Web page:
Partition of a number with no 1s

Hi.

I have problems solving this problem:

How many partitions of a number n are there, if none of the components of the partition equals 1?

What I've got so far is that for

n=1 we have 0,

n=2 and n=3 we have 1

n=4 and n=5 we have 2

n=6 and n=7 we have 3

but then for n=8 we get 7 and for n=9 we get 8.

Unless I'm making mistakes while counting. Anyway, I do not see any relations here.

Could someone help me?

Re: Partition of a number with no 1s

Quote:

Originally Posted by

**wilhelm** How many partitions of a number n are there, if none of the components of the partition equals 1?

What I've got so far is that for

n=1 we have 0,

n=2 and n=3 we have 1

n=4 and n=5 we have 2

n=6 and n=7 we have 3

but then for n=8 we get 7 and for n=9 we get 8.

Unless I'm making mistakes while counting. Anyway, I do not see any relations here.

This is a rather deep question.

If you look at this webpage, you will see how deep.

The function you want is $\displaystyle p(2,n)$. But there is no easy way to define that function.

Re: Partition of a number with no 1s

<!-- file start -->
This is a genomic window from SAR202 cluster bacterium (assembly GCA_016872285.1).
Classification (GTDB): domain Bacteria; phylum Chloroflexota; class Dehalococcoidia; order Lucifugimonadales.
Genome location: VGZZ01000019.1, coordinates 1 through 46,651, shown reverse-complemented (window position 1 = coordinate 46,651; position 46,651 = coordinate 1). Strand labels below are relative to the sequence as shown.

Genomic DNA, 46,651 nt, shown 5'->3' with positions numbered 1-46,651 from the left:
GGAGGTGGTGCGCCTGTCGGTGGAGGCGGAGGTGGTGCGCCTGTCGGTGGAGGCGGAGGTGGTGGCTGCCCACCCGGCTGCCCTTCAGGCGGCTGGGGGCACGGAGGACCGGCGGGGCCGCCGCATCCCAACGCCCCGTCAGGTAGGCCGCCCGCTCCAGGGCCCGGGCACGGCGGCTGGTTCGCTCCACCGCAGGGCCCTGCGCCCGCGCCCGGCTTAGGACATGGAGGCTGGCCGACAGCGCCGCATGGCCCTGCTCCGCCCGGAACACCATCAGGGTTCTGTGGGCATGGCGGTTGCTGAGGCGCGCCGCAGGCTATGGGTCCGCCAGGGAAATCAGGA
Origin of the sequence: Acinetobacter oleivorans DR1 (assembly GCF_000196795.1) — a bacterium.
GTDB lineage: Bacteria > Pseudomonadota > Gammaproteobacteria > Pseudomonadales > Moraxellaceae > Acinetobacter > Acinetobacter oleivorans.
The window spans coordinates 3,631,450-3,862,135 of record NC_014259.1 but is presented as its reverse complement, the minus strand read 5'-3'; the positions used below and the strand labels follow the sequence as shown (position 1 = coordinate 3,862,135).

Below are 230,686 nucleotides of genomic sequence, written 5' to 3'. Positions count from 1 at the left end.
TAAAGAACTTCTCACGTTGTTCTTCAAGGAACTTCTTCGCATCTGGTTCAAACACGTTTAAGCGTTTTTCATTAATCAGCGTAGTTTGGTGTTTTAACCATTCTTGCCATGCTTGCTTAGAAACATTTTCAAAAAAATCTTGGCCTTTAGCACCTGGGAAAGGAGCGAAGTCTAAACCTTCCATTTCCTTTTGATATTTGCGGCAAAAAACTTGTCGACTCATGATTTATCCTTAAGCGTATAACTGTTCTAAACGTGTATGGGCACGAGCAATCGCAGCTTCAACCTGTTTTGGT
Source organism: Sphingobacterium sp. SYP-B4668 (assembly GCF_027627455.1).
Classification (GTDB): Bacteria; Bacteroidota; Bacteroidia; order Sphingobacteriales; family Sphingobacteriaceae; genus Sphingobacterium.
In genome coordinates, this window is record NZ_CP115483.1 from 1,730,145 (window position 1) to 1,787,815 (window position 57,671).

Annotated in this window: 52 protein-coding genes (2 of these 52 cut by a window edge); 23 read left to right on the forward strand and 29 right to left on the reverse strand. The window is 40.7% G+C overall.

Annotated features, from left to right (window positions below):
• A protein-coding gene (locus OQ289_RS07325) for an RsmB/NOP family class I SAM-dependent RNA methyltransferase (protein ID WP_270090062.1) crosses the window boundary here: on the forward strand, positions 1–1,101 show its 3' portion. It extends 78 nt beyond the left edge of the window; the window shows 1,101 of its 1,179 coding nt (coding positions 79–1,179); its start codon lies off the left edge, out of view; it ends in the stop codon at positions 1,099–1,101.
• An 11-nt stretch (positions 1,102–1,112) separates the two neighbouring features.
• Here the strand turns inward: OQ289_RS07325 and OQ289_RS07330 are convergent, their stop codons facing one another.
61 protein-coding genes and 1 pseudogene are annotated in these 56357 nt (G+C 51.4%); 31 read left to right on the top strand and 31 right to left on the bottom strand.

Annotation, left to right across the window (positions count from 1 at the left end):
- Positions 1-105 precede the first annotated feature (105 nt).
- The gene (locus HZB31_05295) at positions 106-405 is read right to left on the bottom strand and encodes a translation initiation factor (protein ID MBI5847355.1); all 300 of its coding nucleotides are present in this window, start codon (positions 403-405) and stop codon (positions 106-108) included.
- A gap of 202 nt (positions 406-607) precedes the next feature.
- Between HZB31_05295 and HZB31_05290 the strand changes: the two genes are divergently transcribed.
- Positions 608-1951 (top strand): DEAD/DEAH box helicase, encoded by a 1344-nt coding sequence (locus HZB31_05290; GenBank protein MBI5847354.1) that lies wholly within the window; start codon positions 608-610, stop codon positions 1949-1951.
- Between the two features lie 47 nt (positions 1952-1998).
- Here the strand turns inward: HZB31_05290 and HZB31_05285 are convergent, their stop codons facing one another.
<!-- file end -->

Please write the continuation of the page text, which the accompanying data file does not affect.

I'm sorry, I don't see that; $\displaystyle p(2,n)$ describes the number of n using 2 numbers, right? But in the problem above

$\displaystyle 7=7+0=5+2=4+3=2+2+3$ but not $\displaystyle 6+1,5+1+1,4+1+1+1,....$

$\displaystyle 8=8+0=6+2=5+3=4+4=2+3+3=2+2+4=2+2+2+2$ but not for example $\displaystyle 7+1, 6+1+1, 5+1+1+1, ...$

That's why I don't understand why we should consider the function $\displaystyle p(2,n)$

Re: Partition of a number with no 1s

Quote:

Originally Posted by

**wilhelm** I'm sorry, I don't see that; $\displaystyle p(2,n)$ describes the number of n using 2 numbers, right? But in the problem above

Here is the quote:

For any given value of k, partitions counted by p(k, n) fit into exactly one of the following categories:

**smallest addend is k**

smallest addend is strictly greater than k.